That same year was in the midst of the international refugee crisis, as the number of people displaced or fleeing persecution in their own countries hit an unprecedented 59.5 million, according to estimates by the United Nations High Commissioner for Refugees.
There were also more than 1.2 million asylum seekers worldwide.
The cap of the number of refugees admitted each year is established by the president in consultation with Congress.
In response to the refugee crisis, the Obama administration proposed to significantly increase the number of refugees the United States accepts each year- from 70,000 in 2015 to 85,000 in 2016 and 100,000 next year, according to Migration Policy.
Another student told the station that his girlfriend was in the building when she heard gunshots and sought shelter in a bathroom. It now appears that those gunshots may have been the responding officer's.
OSU sophomore Wyatt Crosher, 19, was across the street when he says he heard gunshots Monday morning.
He told CNN: 'My roommate and I heard about three or four gunshots from across the street, and soon after we heard a bunch of police and ambulances pull up across the street.'
He added: 'We can't see the building where the shooting happened because of a dorm blocking our view. It truly sounded like gunshots, and really soon after we heard a bunch of sirens. We can see the police cars from our dorm.'
President-elect Donald Trump issued a statement following the attack: 'Watching the news unfold at Ohio State University. Our thoughts and prayers are with all of the students and administration.
'Excellent job by the Ohio State University Emergency Management Team (OSU_EMFP) in immediately notifying students & faculty via social media with the message: 'Buckeye Alert: Active Shooter on campus. Run Hide Fight. Watts Hall. 19th and College.'
'THANK YOU to all FIRST RESPONDERS who reacted immediately and eliminated the threat on campus.'
Police officers are seen sprinting after there were reports of an assailant on the Ohio State University campus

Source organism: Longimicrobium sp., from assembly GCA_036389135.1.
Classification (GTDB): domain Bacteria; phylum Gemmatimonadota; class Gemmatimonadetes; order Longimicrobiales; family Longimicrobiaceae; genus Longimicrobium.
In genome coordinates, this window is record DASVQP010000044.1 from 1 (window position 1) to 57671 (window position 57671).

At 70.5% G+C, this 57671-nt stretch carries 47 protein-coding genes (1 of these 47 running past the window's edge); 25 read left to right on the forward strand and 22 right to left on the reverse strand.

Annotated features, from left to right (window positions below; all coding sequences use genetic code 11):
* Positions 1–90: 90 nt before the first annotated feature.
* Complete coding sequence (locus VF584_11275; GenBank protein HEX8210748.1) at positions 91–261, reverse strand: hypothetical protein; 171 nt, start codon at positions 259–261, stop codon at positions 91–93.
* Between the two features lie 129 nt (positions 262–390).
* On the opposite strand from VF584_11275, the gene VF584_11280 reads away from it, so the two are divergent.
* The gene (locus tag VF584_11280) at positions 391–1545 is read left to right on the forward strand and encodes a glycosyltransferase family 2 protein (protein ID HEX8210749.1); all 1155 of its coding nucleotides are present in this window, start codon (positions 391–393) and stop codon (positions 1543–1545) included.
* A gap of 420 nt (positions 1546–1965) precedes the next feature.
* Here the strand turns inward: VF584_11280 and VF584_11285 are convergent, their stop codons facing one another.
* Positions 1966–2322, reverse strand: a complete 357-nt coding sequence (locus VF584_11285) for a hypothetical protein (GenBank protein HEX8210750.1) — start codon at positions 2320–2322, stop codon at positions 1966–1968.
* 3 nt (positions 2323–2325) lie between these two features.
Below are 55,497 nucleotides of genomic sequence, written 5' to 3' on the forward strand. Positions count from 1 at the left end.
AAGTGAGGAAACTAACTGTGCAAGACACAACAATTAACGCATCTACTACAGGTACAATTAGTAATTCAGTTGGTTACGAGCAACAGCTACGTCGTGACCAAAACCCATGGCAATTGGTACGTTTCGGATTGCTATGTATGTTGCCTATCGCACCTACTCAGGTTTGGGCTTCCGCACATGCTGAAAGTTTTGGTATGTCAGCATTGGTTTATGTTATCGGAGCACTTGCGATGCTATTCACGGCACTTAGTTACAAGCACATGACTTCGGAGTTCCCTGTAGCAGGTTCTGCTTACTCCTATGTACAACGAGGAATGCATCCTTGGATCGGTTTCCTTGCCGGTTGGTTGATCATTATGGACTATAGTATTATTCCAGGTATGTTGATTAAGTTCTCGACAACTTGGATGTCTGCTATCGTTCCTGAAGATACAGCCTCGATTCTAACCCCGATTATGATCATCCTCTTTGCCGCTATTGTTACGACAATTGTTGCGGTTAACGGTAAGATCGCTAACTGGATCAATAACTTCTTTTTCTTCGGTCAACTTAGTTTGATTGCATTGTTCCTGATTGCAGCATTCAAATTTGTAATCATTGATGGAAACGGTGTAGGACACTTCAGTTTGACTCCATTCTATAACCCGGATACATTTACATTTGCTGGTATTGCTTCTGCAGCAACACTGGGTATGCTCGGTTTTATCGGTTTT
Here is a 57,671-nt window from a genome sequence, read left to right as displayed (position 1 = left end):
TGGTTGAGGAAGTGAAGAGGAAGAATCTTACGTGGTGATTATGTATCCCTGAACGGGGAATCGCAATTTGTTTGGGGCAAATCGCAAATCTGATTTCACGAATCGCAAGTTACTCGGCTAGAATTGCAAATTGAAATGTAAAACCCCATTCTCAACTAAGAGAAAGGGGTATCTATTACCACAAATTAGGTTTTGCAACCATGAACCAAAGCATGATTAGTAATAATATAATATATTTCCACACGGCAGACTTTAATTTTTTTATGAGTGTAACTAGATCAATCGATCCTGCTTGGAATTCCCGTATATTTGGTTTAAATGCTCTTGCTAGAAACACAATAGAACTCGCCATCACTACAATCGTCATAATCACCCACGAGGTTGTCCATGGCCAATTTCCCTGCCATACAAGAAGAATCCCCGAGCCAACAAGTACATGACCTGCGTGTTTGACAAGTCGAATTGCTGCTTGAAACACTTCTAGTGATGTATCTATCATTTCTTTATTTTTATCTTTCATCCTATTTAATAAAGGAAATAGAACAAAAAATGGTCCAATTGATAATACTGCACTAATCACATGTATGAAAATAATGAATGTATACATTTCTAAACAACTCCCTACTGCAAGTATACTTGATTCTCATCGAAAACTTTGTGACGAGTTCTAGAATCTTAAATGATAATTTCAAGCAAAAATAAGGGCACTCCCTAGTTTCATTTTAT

An officer and a police dog races to join the operation that took place in Columbus after an assailant was reported on campus
A heavily armed officer holding a large shotgun blocks the path and watches on during the incident at Ohio State University
A photo taken by Ohio State University's student newspaper shows a team of police securing an area of the campus after the situation on Monday
A photograph taken by students on campus shows police officers, paramedics and firefighters on the scene Monday morning
A crowd of students leaves the buildings surround Watts Hall at Ohio State University, after police responded to reports of an assailant
Student Nicholas Flores reacts to an attack on the campus of Ohio State University on Monday, Nov. 28, 2016, in Columbus, Ohio
Students gather near the scene of an attack on the campus at Ohio State University on Monday, Nov. 28, 2016, in Columbus, Ohio
Students leave buildings as police respond to an attack on campus at Ohio State University, Monday, Nov. 28, 2016, in Columbus, Ohio
Ohio Governor John Kasich added his own statement, saying that his 'thoughts are with the victims of this attack right now and I pray for their safety and recovery.
'I am grateful for the professional, coordinated response from first responders whose efforts helped effectively contain this incident before further harm could be done. I have been staying in contact with Ohio first responders since the incident began and have spoken with Ohio State's President Dr. Michael Drake to pledge whatever additional help the university needs.'
Ohio State University is a public university located in Columbus, Ohio. More than 58,000 students study at the school's main campus in Columbus and it is the state's largest employer.
Monday marked the first day back from classes since Thanksgiving break. Many students were likely already back at school, since the school's football team played the University of Michigan at home on Saturday, beating the Wolverines 30-27 in double overtime.
Facebook initiated a feature on Monday, allowing students and locals to mark themselves 'safe' on the website, to inform worried friends and relatives.
Last November Faisal Mohammad, 18, stabbed four people at the University of California, Merced, before being shot dead by cops. He was carrying an ISIS flag in his backpack
Ohio-State University appears to have been attacked by a sole suspect armed only with his car and a knife. Though police are yet to speculate on a motive or rule out secondary armed suspects who may have aided the assault, the morning rampage has chilling echoes of ISIS-inspired terror attacks across Europe and the U.S. which have used a lethal combination of cars and knives, rather than relying on guns.